Sept. 15, 1963 or Nov. 22, 1963? Which date stands out more in your memory?
Most Americans who were alive in 1963 would probably choose Nov. 22. Indeed, even if you weren’t alive in 1963, it would be hard not to know what happened on that day.
For the past two or three weeks, it’s been no easy task to avoid hearing about the date. I lost count of the number of television specials and news stories devoted to the assassination of President John F. Kennedy.
Nov. 22, 1963 was, darned near unarguably, a sad day in American history. (There were those that were shamelessly ecstatic about JFK’s assassination, particularly the guy that put a sign in the window of his business that read, “Closed, due to the death of our nigger-loving president.”)
Americans who lived in 1963 can probably tell you exactly where they were when Walter Cronkite announced on CBS news that JFK had died at 2 p.m. EST.
I was in Harlem Park Junior High School in Baltimore, but I didn’t know about JFK’s assassination until at least two hours after Cronkite made his announcement.
Our unit head, a man named Dr. Lowell, had arranged for us to have a combination party/food raiser for the needy at Thanksgiving. He knew how we had been looking forward to the party for at least a month.
So, around 2 p.m. or so, we heard his voice on the intercom telling us that an ATTEMPT had been made on President Kennedy’s life. He gave no further details.
Once school ended, we had the party, but it didn’t last long. Dr. Lowell stopped the proceedings and told us that President Kennedy was, in fact, dead. He dismissed us and said the nation was going into a period of mourning.
And mourn we did, most of us anyway. JFK’s assassination was a downright bummer. I was saddened for weeks.
Saddened, but not shocked. The shock had come two months and seven days earlier, on Sept. 15, 1963.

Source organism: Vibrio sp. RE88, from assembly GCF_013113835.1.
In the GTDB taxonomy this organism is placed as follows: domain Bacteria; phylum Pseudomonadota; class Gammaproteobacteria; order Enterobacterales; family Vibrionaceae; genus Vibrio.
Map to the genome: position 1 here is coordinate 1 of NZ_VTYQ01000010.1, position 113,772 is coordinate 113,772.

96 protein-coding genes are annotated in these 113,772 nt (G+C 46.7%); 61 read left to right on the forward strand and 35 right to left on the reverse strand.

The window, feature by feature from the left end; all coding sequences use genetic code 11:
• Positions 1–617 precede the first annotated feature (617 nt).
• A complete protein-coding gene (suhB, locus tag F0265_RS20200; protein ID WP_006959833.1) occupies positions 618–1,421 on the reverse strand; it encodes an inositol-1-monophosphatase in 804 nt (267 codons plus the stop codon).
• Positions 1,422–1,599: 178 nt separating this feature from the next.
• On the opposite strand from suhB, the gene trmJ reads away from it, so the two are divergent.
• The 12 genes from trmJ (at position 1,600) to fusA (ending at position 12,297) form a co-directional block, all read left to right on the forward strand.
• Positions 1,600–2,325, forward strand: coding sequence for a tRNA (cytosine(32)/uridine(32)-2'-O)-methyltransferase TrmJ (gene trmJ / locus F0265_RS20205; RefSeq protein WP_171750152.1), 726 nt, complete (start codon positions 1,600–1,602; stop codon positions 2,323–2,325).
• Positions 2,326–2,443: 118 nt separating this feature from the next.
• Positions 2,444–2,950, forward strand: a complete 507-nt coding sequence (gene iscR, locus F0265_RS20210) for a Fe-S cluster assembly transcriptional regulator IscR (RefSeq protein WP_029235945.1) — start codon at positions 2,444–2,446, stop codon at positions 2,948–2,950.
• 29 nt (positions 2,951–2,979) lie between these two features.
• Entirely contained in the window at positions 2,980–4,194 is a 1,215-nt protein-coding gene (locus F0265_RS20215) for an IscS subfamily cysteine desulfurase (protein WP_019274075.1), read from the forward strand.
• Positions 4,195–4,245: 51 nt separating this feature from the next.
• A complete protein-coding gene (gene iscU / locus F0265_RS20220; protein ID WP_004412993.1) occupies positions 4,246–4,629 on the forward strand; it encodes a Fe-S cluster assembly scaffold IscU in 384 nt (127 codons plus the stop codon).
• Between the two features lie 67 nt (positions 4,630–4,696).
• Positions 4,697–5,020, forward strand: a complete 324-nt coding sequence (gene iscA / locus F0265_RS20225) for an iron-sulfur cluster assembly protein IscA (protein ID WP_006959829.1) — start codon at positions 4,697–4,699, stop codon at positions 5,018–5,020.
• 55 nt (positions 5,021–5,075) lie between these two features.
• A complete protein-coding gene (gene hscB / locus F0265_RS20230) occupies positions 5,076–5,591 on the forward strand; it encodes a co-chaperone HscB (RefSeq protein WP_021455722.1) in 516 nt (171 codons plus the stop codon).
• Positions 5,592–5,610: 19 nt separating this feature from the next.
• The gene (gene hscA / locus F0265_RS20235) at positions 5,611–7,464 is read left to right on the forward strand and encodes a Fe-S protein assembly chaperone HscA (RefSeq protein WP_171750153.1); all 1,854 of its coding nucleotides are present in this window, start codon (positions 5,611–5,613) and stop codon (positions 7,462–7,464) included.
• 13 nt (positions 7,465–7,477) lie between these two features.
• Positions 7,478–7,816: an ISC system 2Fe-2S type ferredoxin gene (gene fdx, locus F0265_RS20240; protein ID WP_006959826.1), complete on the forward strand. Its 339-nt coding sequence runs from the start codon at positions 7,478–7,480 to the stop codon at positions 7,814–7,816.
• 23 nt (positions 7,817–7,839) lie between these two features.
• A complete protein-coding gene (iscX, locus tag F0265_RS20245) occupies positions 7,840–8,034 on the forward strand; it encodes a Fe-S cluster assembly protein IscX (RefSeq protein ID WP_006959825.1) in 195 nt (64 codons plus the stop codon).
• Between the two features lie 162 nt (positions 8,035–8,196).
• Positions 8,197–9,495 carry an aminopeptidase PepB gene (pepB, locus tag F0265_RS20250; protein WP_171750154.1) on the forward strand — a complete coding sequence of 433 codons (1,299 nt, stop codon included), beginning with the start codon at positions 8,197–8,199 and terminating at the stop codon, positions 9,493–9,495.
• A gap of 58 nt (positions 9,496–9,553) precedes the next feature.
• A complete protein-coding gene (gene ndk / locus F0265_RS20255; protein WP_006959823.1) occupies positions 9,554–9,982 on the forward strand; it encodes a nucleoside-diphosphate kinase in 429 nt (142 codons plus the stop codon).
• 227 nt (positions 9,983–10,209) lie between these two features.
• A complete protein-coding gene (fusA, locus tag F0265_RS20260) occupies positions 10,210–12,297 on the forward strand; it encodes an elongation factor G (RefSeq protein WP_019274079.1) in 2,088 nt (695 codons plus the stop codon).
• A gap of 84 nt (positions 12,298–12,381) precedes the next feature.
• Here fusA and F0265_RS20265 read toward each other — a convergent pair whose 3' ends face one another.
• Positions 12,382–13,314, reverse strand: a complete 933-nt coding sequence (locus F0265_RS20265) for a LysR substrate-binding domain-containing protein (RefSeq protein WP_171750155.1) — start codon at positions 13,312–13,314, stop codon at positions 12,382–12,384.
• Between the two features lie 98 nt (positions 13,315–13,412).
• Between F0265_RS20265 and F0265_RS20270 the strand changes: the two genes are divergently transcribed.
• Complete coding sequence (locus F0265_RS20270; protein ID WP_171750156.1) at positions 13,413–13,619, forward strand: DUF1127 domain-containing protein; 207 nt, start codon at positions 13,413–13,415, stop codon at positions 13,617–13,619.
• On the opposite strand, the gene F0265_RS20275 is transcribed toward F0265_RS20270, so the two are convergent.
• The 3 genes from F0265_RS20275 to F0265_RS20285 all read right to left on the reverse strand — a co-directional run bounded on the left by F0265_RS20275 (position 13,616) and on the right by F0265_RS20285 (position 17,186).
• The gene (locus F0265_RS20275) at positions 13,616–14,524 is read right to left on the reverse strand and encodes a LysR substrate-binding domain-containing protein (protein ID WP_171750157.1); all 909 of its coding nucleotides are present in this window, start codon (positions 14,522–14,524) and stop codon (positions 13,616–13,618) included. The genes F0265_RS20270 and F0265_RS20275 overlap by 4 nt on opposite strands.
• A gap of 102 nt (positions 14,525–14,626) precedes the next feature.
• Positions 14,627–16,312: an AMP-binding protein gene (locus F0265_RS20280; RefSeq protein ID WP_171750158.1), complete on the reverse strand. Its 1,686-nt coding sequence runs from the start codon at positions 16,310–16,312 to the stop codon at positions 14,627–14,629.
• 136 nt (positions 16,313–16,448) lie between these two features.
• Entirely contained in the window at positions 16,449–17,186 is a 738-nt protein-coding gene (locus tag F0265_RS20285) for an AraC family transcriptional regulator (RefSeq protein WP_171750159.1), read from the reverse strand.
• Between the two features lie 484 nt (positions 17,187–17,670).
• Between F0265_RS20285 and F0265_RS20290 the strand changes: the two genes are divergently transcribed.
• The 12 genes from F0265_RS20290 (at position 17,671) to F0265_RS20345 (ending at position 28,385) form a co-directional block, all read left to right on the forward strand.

That was the day the Sixteenth Street Baptist Church in Birmingham, Ala., was bombed. Addie Mae Collins, Denise McNair, Carole Robertson and Cynthia Wesley were killed. Collins, Robertson and Wesley were all 14 years old. McNair was only 11.
I was saddened by their deaths, but sadness wasn’t my only emotion. I was also shocked. And I was outraged. I went through an “I hate all white people” stage for quite a spell after Sept. 15, 1963.
JFK’s death didn’t shock me because, well, what can shock you after a church is bombed and four children are killed?
In a country where people are filled with so much hate that children can be killed after a house of worship is bombed, no one is really safe. Not even the president of the United States.
That’s what Malcolm X tried to say in December of 1963 when he gave a speech that today is known as “The End of White World Supremacy.”
During the question-and-answer period after his speech, Malcolm gave his now famous or infamous – I’ll let readers decide which – “chickens coming home to roost” comment about JFK’s death.
In his autobiography, Malcolm explained, at length, what he meant by the statement. America, he said, had allowed hatred to spread unchecked. That hatred, he said, eventually caught up with none other than the president of the United States.
And often, elected officials had no problem expressing that hatred, especially racial hatred. Read what Birmingham Mayor Arthur J. Hanes had to say about Martin Luther King Jr. after black folks rioted in that city in May of 1963.
“Martin Luther King is a revolutionary. The nigger King ought to be investigated by the attorney general. This nigger has got the blessing of the attorney general and the White House.”
Mind you, Birmingham blacks rioted AFTER the home of King’s younger brother, A.D. King, and the A.G. Gaston Motel had been bombed. Notice Hanes wanted the advocate of nonviolence, not the bombings, investigated.
It was Hanes’ incendiary rhetoric that probably led to the events of Sept. 15, 1963. His comments certainly didn’t help ease racial tensions in Birmingham one iota.
I’ve gotten over my sadness about what happened on Nov. 22, 1963. But I’m still outraged about what happened on Sept. 15 of that tumultuous year.